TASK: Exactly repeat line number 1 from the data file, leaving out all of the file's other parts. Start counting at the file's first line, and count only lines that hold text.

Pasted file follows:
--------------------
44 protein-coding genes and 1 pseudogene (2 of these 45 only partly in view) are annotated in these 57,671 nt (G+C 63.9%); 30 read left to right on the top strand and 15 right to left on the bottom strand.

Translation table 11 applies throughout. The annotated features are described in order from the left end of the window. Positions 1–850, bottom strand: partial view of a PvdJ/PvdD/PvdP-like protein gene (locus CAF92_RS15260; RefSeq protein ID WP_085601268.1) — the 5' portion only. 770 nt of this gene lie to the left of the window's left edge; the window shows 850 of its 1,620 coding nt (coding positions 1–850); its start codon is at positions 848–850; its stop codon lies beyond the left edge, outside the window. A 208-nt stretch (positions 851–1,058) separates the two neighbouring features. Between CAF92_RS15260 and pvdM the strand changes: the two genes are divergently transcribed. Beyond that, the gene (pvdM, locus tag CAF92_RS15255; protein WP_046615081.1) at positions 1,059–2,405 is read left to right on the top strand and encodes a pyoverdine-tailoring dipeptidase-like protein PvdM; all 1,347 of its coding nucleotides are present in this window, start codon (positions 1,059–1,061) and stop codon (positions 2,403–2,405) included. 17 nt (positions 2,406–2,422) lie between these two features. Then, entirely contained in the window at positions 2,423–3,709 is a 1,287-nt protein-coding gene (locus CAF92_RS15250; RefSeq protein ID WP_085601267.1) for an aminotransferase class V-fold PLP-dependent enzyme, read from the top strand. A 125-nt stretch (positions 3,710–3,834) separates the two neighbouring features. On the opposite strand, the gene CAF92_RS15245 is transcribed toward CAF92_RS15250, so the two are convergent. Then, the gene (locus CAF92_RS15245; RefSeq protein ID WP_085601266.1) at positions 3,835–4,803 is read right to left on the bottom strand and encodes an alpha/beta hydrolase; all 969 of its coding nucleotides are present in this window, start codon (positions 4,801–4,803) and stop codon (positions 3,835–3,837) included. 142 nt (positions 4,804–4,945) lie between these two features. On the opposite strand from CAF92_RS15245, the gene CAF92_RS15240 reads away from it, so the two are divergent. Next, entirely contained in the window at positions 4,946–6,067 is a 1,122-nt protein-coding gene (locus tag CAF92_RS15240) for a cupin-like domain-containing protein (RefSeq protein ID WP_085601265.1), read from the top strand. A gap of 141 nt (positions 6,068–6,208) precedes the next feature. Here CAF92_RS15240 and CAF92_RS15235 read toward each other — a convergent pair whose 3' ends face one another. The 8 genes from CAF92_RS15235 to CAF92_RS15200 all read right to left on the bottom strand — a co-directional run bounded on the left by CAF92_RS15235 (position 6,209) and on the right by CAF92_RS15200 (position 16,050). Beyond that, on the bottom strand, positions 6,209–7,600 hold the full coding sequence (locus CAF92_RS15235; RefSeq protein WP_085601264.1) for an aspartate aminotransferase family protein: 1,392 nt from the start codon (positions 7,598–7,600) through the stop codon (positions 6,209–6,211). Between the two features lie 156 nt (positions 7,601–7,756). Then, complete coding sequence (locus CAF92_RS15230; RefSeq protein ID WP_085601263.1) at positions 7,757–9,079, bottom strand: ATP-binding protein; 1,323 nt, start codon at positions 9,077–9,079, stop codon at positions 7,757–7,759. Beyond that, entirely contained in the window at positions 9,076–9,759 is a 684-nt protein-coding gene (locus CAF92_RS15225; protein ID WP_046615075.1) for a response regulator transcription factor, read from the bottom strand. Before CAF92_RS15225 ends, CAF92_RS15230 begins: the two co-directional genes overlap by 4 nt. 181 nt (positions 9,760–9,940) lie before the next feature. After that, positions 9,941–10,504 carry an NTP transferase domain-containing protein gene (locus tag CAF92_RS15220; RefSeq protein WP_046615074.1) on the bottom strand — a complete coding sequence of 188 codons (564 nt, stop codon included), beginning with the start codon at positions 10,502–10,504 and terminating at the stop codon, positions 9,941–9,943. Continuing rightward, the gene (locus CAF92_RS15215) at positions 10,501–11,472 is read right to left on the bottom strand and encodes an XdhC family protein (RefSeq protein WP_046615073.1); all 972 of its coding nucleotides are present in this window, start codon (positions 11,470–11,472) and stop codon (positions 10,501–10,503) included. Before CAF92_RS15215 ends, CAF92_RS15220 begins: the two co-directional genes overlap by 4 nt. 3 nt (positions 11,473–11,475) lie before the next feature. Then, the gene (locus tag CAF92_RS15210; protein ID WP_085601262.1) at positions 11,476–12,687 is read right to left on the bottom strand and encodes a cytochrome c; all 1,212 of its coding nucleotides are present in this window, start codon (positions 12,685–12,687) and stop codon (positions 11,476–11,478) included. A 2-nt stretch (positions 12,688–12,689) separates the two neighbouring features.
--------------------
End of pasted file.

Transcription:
44 protein-coding genes and 1 pseudogene (2 of these 45 only partly in view) are annotated in these 57,671 nt (G+C 63.9%); 30 read left to right on the top strand and 15 right to left on the bottom strand.